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Another important cell type commonly used in EC/ESI-MS is based on the planar flow-by working electrode design (Fig. 14b). This cell design has been introduced to EC/ESI-MS by Van Berkel and coworkers to study the oxidation reaction of β-carotene on a glassy carbon electrode (Zhou & Van Berkel, 1995). Thin-layer cells are commercially available from Bioanalytical Systems, Inc. (West Lafayette, IN), Antec (Zoeterwoude, The Netherlands), or Kimoto Electric Co (Osaka, Japan). In comparison to porous electrodes, the surface area of planar electrodes is rather low, and the flow rate can be used to efficiently control the conversion rate (Erb et al., 2012). For obtaining very high conversion rates the cells are usually operated at very low flow rates (<10 µL/min). Another parameter that might influence the conversion efficiency of this kind of electrochemical cell is the analyte concentration. Within the residence time the analyte needs to migrate to the electrode to become oxidized. Theoretically, the more analyte available, the more analyte should be converted. It seems, however, that a maximum conversion efficiency exists for thin-layer cells (Erb et al., 2012). The electrochemical cell can be overloaded. As half-wave potentials and peak potentials, which are often used as specific parameters to characterize redox systems, can be shifted to higher values with increasing analyte concentrations, loading effects can have particular implications for mechanistic studies. A clear advantage of thin-layer cells is the possibility to use different electrode materials. Besides glassy carbon, platinum and boron-doped diamond electrodes are the most promising alternatives. Usually, less adsorption on these electrode materials occurs (Baumann & Karst, 2010). If adsorption residues are observed, they can be manually polished from the surface. In some cases analyte adsorption can be of analytical advantage. Van Berkel and coworkers were the first that demonstrated the usefulness of electrochemically controlled sample preconcentration and purification prior to ESI-MS analysis (Pretty et al., 2000). Tamoxifen and its metabolite 4-hydroxytamoxifen were accumulated on a glassy carbon electrode via nonelectrolytic adsorption. Once on the electrode, the analytes were washed free of sample matrix. For release and subsequent mass spectrometric detection of the unaltered analytes, the potential of the working electrode was changed. With the developed method, nanomolar levels of the analytes were detected in urine samples. Nyholm and coworkers took advantage of nonelectrolytic adsorption for the detection of thiols (Bökman et al., 2004). Thiols are known to strongly adsorb on gold surfaces, and this was used to preconcentrate 1-hexenthiol on a gold working electrode. Desorption was made by applying an electrochemical potential that was sufficiently high to induce oxidation of the thiols to the corresponding sulfinates and sulfonates. These species were detected by ESI-MS. More recently, Lev and coworkers presented another approach for electrochemical preconcentration of analytes (Gutkin, Gun, & Lev, 2009). Their approach was based on the electrodeposition of an active silver layer, subsequent specific accumulation of the target analyte onto the active layer, and finally oxidative electrostripping of the conductive layer along with the supported analyte to ESI-MS. The technique was found to be useful for the analysis of homocysteine and other organothiols.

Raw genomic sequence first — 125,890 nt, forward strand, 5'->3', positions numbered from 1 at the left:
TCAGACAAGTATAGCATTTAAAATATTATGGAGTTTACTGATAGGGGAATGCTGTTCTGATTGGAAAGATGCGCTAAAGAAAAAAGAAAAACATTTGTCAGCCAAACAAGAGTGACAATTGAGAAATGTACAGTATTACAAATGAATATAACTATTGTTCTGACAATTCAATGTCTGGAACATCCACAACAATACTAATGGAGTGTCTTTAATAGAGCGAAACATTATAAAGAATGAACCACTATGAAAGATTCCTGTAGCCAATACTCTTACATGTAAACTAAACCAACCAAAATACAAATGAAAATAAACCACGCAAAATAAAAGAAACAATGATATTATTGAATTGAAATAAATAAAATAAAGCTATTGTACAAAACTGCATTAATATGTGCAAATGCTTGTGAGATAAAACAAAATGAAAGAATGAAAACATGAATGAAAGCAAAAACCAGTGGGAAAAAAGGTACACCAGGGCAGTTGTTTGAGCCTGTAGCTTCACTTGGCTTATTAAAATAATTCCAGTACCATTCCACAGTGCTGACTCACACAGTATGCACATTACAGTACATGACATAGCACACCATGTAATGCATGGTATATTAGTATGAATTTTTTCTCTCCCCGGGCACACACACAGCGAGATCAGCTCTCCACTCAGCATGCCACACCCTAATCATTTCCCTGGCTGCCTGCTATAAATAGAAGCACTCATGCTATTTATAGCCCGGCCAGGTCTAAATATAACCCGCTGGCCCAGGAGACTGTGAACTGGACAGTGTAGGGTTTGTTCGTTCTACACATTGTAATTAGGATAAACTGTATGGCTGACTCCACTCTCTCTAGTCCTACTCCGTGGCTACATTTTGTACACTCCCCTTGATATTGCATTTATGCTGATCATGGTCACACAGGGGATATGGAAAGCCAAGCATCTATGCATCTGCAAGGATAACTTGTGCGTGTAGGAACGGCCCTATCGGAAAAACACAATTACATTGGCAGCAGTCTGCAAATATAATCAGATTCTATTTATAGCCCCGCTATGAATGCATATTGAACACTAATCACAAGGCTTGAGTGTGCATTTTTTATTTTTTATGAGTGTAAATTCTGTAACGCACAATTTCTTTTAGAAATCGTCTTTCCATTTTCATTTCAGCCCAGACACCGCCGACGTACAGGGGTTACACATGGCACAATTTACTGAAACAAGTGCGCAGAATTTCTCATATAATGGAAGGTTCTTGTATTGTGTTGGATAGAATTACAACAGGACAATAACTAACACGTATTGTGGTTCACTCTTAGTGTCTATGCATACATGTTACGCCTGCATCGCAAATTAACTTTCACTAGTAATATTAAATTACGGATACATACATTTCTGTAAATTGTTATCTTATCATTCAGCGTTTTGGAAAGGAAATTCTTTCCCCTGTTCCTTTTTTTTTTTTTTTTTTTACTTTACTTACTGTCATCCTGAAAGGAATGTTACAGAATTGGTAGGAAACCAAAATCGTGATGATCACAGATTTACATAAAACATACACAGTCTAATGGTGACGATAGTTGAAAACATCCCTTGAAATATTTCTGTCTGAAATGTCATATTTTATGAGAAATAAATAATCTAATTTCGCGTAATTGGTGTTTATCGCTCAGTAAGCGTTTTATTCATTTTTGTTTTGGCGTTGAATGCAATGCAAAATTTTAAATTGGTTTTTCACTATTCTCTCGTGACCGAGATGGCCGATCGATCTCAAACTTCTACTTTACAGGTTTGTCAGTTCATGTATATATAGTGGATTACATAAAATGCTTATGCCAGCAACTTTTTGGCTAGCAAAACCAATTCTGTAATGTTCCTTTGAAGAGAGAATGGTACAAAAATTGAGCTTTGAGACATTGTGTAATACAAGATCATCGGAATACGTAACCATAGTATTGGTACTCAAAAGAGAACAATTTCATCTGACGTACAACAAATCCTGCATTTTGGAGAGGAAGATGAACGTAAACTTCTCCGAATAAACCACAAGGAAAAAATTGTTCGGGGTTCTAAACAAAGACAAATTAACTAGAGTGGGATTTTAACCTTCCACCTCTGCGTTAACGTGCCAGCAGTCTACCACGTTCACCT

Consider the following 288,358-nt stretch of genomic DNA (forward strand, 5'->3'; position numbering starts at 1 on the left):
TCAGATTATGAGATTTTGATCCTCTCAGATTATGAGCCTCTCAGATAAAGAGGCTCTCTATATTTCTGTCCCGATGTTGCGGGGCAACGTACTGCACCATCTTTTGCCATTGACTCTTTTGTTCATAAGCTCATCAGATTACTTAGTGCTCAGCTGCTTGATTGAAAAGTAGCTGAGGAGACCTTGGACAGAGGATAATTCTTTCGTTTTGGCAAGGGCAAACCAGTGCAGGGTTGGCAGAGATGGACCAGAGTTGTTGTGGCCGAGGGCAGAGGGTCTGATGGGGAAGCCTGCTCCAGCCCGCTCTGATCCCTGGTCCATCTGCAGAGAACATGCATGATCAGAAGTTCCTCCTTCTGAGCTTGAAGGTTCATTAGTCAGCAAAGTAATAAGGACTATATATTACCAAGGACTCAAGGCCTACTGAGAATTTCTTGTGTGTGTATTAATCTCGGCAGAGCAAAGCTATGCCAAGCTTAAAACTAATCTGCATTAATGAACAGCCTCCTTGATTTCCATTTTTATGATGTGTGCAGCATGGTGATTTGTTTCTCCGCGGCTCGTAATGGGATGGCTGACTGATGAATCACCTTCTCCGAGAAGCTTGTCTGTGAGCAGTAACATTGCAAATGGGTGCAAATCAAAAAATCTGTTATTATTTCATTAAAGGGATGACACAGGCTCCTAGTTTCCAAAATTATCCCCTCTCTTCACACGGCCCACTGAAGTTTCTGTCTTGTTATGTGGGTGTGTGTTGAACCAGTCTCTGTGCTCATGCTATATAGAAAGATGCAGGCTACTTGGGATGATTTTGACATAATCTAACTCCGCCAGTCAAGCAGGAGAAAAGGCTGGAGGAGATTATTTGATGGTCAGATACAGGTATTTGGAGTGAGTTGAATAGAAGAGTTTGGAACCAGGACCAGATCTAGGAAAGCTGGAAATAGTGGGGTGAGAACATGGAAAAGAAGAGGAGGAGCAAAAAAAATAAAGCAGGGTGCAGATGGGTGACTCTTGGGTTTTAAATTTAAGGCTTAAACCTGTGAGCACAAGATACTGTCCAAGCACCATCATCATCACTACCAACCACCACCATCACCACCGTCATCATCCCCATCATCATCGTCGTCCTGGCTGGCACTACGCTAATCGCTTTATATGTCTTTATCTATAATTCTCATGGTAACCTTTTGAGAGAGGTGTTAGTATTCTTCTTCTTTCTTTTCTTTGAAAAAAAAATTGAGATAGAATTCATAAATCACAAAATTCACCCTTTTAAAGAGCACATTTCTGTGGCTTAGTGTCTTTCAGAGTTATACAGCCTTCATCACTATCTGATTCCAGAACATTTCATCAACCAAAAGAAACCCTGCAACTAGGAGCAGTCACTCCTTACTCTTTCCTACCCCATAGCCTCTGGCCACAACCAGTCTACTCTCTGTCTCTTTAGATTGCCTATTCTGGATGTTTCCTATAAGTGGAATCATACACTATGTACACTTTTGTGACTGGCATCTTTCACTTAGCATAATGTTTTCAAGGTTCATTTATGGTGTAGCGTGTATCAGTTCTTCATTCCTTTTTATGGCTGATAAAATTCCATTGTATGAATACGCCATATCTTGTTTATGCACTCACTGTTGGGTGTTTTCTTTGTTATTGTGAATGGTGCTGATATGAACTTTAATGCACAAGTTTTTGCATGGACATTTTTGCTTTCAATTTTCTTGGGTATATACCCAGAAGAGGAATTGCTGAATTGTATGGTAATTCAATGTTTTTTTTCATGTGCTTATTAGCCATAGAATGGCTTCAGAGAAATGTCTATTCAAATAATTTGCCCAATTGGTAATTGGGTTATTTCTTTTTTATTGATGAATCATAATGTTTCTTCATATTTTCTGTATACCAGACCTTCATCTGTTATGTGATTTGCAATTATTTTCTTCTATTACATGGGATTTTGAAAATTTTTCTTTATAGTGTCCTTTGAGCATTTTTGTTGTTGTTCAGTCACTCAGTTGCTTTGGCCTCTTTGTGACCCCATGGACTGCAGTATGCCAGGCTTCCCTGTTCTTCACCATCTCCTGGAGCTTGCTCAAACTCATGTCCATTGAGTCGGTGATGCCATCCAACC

When using a thin-layer cell, electrode cross-talk may become a problem (Deng & Van Berkel, 1999a; Bökman et al., 2004; Zettersten et al., 2006). The counter and working electrodes are often positioned so close to each other that only a thin spacer, defining the flow channel, separates them. In such an arrangement, where the solution containing the analytes passes over both the working and auxiliary electrodes, there is a risk that electrochemical reactions at the auxiliary electrodes may effect the appearance of the mass spectra. One such possibility involves redox cycling, by which the product formed at the working electrode undergoes a reverse reaction on the counter electrode. Another possibility is that species directly or indirectly formed by electrochemical reactions at the auxiliary electrode may appear in the mass spectra. Such interference, however, can be avoided by using a cell with discrete compartments for working, auxiliary, and reference electrodes.
Another cell type used in EC/ESI-MS is based on microfluidic devices. These chip cells have been introduced by Girault and coworkers (Mengeaud et al., 2002), and they are commercially available from Antec and ALS (Tokyo, Japan). In one setup used the microfluidic electrochemical device consisted of arrays of interdigitated electrodes (Mengeaud et al., 2002; Liu et al., 2012). A schematic representation of this chip is provided in Figure 14c. Nyholm and coworkers integrated gold microcoil electrodes into their chip system (Liljegren et al., 2005). Odijk and coworkers designed an on-chip three-electrode electrochemical cell (Odijk et al., 2009, 2010, 2012). The microfluidic cells were successfully applied to study the redox reactivity of different drug compounds.
Microfluidic cells in a lab-on-chip format can provide specific advantages. By miniaturization, the surface-to-volume ratio is increased giving rise to improved mass transport properties necessary to achieve a high conversion efficiency of introduced analytes. Furthermore, cell volumes are small, giving the possibility to work with small volumes and amounts of sample. The miniaturized cells can easily be combined with ESI emitters. Such integrated systems offer fast response times (<1 sec), even though they are operated at low flow rates (Liljegren et al., 2005). Also, the lab-on-chip format may allow the production of low-cost disposables to circumvent the need for extensive cleaning of the electrodes after use.